Matt Forney
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Girls Sucks, and You Suck for Liking It

If this post makes me seem behind the times, I don’t really care. I don’t watch TV, don’t even have cable, and I’ve seen exactly two movies in the past year: Django Unchained and Gangster Squad. I vaguely followed the media fracas around Girls when it debuted last year, and by “vaguely followed” I mean I just slapped my forehead at the idiotic accusations of racism against the show’s writers. I’m half-convinced that Lena Dunham hired Ryan Holiday or some other media manipulator to gin up a completely bogus controversy that would stir interest in this otherwise unwatchable show.

No really, Girls is garbage.

It’s not funny. It’s not truthful. It’s not even entertaining in a “so-bad-it’s-good” kind of way. All of you people in the manosphere who think that Girls somehow espouses red pill truths are completely wrong, and even if you were right, so what? Am I required to rubberstamp every piece of shit that crosses my desk just because it reaffirms my worldview? If Lena Dunham is the voice of my generation, I don’t want to be part of this generation any more. Will you GenXers take me?

Here are the big reasons why Girls sucks.

1. Lena Dunham is intolerably ugly.

Dunham isn’t the ugliest actress working today, but she’s certainly trying to snag the top (bottom?) spot. She was already dealt a bad genetic hand in her gargantuan cow thighs, tiny breasts and flat ass, but she’s inexplicably decided to worsen the problem by refusing to exercise in any way, giving her a stomach that protrudes out further than her chest, flabby arms and a hideous double chin. Combine that with her freakishly translucent skin, tasteless tattoos and premature aging caused by a poor diet (she’s only a little older than I am and she’s already developing forehead wrinkles) and I almost feel like I should offer her condolences for whatever life-threatening disease she’s fighting.

And yet, in some lunatic inversion of common sense, Dunham is the only actress on the show who ever gets naked.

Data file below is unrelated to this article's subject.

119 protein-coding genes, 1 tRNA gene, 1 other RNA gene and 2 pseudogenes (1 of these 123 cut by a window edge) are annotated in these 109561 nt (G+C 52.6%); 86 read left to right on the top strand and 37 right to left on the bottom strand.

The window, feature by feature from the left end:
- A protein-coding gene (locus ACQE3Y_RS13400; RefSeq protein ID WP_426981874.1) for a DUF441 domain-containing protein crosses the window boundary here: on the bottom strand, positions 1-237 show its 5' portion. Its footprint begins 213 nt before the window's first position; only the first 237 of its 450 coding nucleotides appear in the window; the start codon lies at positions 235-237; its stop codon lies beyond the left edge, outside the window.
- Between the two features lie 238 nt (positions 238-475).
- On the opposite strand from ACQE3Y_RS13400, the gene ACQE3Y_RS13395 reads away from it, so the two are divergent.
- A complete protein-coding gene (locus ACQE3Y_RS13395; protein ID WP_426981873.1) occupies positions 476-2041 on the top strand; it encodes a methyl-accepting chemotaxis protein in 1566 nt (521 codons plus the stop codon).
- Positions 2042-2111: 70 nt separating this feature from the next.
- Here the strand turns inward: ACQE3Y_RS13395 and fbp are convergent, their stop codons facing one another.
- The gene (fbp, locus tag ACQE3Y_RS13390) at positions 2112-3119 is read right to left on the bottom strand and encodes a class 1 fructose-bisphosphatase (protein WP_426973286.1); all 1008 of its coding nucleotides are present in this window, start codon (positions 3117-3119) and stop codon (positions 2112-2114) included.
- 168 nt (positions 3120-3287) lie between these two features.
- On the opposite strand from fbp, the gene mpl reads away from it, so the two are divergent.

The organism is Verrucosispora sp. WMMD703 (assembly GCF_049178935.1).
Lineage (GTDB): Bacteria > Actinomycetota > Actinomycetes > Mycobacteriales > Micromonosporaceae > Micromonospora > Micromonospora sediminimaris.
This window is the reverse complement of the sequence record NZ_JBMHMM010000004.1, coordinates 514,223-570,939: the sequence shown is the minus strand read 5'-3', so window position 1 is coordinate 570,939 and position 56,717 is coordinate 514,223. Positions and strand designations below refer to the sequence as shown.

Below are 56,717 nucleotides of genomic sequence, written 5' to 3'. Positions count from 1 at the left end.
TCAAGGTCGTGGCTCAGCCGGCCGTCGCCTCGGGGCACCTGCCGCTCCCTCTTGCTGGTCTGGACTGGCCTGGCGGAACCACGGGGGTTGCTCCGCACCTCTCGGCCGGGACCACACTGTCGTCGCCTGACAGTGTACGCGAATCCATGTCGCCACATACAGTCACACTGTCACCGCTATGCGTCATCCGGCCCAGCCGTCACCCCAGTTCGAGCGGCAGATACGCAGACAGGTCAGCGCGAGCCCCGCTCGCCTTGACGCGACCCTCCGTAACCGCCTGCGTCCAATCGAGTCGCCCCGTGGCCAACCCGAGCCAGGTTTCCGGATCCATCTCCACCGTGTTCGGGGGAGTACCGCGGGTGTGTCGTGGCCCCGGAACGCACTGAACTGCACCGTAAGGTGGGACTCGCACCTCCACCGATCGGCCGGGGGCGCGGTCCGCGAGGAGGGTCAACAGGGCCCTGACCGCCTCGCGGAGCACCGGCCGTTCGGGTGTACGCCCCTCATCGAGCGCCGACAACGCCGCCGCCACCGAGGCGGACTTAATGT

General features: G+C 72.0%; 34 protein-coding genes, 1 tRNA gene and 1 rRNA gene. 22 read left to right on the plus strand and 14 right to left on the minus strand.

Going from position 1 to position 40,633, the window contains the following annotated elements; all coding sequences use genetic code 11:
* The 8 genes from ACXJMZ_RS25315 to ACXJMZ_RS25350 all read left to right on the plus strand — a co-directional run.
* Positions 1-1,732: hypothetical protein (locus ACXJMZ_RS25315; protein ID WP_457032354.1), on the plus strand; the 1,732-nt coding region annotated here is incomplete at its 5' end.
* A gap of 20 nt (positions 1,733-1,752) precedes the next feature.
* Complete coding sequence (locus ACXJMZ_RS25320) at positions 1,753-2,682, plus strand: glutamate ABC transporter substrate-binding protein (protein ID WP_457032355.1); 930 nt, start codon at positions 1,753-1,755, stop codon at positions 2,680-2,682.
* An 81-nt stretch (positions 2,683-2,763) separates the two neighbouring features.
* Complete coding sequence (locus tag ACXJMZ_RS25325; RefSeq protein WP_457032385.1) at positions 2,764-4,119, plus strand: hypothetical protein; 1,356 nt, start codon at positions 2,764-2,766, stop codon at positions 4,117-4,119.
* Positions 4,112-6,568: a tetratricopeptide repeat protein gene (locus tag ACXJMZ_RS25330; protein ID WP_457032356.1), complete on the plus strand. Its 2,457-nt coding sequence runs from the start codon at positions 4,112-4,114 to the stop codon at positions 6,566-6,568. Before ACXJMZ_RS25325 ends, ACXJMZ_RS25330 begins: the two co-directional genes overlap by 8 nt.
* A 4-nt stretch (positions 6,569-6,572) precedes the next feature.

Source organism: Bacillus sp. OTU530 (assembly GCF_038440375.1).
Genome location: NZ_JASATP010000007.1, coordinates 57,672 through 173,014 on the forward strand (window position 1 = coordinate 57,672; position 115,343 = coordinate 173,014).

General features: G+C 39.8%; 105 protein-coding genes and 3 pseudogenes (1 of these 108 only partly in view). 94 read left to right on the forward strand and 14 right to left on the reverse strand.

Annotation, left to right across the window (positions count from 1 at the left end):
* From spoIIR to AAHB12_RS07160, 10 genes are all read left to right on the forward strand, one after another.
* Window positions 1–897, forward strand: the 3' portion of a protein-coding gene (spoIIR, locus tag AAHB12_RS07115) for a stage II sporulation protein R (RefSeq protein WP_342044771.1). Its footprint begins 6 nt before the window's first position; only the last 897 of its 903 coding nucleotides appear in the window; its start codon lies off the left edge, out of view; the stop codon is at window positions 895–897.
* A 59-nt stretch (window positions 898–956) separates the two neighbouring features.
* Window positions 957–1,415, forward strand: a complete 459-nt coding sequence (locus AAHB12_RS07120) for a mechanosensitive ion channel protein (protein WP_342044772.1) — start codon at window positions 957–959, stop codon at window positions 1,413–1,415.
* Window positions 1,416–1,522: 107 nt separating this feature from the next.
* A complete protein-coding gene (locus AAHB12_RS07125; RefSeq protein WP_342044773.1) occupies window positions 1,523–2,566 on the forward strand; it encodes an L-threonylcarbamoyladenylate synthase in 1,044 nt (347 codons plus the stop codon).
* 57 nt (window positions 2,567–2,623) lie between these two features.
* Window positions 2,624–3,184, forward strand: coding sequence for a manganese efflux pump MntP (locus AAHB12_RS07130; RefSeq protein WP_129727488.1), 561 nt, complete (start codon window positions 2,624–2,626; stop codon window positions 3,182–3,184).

girls-lena-dunham

Okay, that’s not quite true; in one episode, we get a nude scene from Dunham’s character’s mother, the only woman on the show I want to see naked even less. Who’s the idiot at HBO who green-lit this? Girls has a veritable plethora of attractive women, from Allison Williams (who resembles an old high school crush of mine) to Jemima Kirke (who resembles one of those shapely Russian women who pose nude for Met-Art or Femjoy). Even Zosia Mamet, with her creepy beady eyes, is decent-looking. And yet they never show us more than their thighs, leaving us to watch Dunham’s numerous vomit-inducing sex scenes, where she looks like the Stay-Puft Marshmallow Man getting stabbed with an icicle.

The worst part is that the idiots in the mainstream media are heralding Dunham’s disturbing lack of shame as a great leap forward for American culture“Omigod it’s so wonderful that a REAL woman is being depicted on TV!” What the fuck is wrong with you people? Since when was there a law that requires entertainment—something we engage in to escape the dreariness of our existence—to be a perfect mirror of our everyday lives? I have to look at fat, pasty white girls every day, at the bank, the gas station, the supermarket and more, and they usually have bad attitudes and bastard spawn along with their jiggling rolls.

Why would I want to watch fat, pasty white girls for fun?

2. Girls is not funny.